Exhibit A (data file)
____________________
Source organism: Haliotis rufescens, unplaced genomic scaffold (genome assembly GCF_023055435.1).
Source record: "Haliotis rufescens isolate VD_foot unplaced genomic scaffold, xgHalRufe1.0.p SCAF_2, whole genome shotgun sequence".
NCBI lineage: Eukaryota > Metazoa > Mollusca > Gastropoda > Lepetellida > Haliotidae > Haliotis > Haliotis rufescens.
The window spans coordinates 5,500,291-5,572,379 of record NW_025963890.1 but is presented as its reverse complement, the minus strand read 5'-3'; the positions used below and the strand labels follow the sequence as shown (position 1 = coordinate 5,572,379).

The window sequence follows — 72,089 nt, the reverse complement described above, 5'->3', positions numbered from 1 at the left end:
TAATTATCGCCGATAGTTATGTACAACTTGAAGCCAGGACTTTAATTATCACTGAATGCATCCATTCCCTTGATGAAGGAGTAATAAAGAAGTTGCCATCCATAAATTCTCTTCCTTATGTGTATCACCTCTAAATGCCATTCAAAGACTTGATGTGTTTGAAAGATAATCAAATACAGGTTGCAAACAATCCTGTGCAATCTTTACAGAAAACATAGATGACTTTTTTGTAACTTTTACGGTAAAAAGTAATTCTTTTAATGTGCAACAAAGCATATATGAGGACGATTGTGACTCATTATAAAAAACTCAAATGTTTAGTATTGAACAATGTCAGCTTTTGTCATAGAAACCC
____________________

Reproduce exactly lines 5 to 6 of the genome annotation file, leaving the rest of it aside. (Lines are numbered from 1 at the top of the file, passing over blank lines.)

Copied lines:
The window sequence follows — 72,089 nt, the reverse complement described above, 5'->3', positions numbered from 1 at the left end:
TAATTATCGCCGATAGTTATGTACAACTTGAAGCCAGGACTTTAATTATCACTGAATGCATCCATTCCCTTGATGAAGGAGTAATAAAGAAGTTGCCATCCATAAATTCTCTTCCTTATGTGTATCACCTCTAAATGCCATTCAAAGACTTGATGTGTTTGAAAGATAATCAAATACAGGTTGCAAACAATCCTGTGCAATCTTTACAGAAAACATAGATGACTTTTTTGTAACTTTTACGGTAAAAAGTAATTCTTTTAATGTGCAACAAAGCATATATGAGGACGATTGTGACTCATTATAAAAAACTCAAATGTTTAGTATTGAACAATGTCAGCTTTTGTCATAGAAACCC